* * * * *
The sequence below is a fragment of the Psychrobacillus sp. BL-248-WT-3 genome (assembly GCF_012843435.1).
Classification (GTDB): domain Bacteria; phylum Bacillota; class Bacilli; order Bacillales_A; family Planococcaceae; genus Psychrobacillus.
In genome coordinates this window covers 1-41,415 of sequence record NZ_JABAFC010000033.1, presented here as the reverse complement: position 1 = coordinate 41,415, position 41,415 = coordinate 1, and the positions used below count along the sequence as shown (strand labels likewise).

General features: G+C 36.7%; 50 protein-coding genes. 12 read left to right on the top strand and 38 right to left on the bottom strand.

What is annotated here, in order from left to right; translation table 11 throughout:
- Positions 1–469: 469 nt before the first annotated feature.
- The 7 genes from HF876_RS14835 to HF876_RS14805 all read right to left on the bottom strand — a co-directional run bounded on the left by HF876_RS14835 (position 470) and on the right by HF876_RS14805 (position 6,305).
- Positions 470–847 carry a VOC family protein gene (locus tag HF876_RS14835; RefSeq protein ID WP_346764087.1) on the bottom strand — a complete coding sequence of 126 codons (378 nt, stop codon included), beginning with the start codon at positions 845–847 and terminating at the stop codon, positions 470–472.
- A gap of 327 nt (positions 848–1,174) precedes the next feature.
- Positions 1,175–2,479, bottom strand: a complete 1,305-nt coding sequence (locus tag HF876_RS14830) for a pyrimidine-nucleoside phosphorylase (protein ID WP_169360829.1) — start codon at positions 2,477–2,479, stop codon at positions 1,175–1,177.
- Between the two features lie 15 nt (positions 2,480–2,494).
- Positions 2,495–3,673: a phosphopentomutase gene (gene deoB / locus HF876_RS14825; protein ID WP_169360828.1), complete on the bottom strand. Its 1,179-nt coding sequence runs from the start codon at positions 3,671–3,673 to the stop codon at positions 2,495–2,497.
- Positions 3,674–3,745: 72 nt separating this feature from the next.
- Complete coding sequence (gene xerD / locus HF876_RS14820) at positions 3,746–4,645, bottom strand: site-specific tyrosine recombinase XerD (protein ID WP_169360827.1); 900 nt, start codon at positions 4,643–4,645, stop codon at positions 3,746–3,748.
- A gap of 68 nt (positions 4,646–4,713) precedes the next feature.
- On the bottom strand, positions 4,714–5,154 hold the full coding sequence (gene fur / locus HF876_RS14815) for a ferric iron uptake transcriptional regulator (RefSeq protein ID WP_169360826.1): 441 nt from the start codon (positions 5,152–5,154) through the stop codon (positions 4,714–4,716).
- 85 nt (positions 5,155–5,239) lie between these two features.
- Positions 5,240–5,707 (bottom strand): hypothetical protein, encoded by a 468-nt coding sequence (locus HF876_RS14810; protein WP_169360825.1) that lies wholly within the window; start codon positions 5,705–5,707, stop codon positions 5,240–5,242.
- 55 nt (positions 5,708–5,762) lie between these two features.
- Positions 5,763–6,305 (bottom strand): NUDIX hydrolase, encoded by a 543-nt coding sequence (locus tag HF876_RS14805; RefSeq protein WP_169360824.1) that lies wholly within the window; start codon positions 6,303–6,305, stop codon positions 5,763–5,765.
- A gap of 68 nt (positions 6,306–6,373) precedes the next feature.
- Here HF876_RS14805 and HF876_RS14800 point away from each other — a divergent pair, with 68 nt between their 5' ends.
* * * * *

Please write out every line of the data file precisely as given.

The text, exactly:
The sequence below is a fragment of the Psychrobacillus sp. BL-248-WT-3 genome (assembly GCF_012843435.1).
Classification (GTDB): domain Bacteria; phylum Bacillota; class Bacilli; order Bacillales_A; family Planococcaceae; genus Psychrobacillus.
In genome coordinates this window covers 1-41,415 of sequence record NZ_JABAFC010000033.1, presented here as the reverse complement: position 1 = coordinate 41,415, position 41,415 = coordinate 1, and the positions used below count along the sequence as shown (strand labels likewise).

General features: G+C 36.7%; 50 protein-coding genes. 12 read left to right on the top strand and 38 right to left on the bottom strand.

What is annotated here, in order from left to right; translation table 11 throughout:
- Positions 1–469: 469 nt before the first annotated feature.
- The 7 genes from HF876_RS14835 to HF876_RS14805 all read right to left on the bottom strand — a co-directional run bounded on the left by HF876_RS14835 (position 470) and on the right by HF876_RS14805 (position 6,305).
- Positions 470–847 carry a VOC family protein gene (locus tag HF876_RS14835; RefSeq protein ID WP_346764087.1) on the bottom strand — a complete coding sequence of 126 codons (378 nt, stop codon included), beginning with the start codon at positions 845–847 and terminating at the stop codon, positions 470–472.
- A gap of 327 nt (positions 848–1,174) precedes the next feature.
- Positions 1,175–2,479, bottom strand: a complete 1,305-nt coding sequence (locus tag HF876_RS14830) for a pyrimidine-nucleoside phosphorylase (protein ID WP_169360829.1) — start codon at positions 2,477–2,479, stop codon at positions 1,175–1,177.
- Between the two features lie 15 nt (positions 2,480–2,494).
- Positions 2,495–3,673: a phosphopentomutase gene (gene deoB / locus HF876_RS14825; protein ID WP_169360828.1), complete on the bottom strand. Its 1,179-nt coding sequence runs from the start codon at positions 3,671–3,673 to the stop codon at positions 2,495–2,497.
- Positions 3,674–3,745: 72 nt separating this feature from the next.
- Complete coding sequence (gene xerD / locus HF876_RS14820) at positions 3,746–4,645, bottom strand: site-specific tyrosine recombinase XerD (protein ID WP_169360827.1); 900 nt, start codon at positions 4,643–4,645, stop codon at positions 3,746–3,748.
- A gap of 68 nt (positions 4,646–4,713) precedes the next feature.
- On the bottom strand, positions 4,714–5,154 hold the full coding sequence (gene fur / locus HF876_RS14815) for a ferric iron uptake transcriptional regulator (RefSeq protein ID WP_169360826.1): 441 nt from the start codon (positions 5,152–5,154) through the stop codon (positions 4,714–4,716).
- 85 nt (positions 5,155–5,239) lie between these two features.
- Positions 5,240–5,707 (bottom strand): hypothetical protein, encoded by a 468-nt coding sequence (locus HF876_RS14810; protein WP_169360825.1) that lies wholly within the window; start codon positions 5,705–5,707, stop codon positions 5,240–5,242.
- 55 nt (positions 5,708–5,762) lie between these two features.
- Positions 5,763–6,305 (bottom strand): NUDIX hydrolase, encoded by a 543-nt coding sequence (locus tag HF876_RS14805; RefSeq protein WP_169360824.1) that lies wholly within the window; start codon positions 6,303–6,305, stop codon positions 5,763–5,765.
- A gap of 68 nt (positions 6,306–6,373) precedes the next feature.
- Here HF876_RS14805 and HF876_RS14800 point away from each other — a divergent pair, with 68 nt between their 5' ends.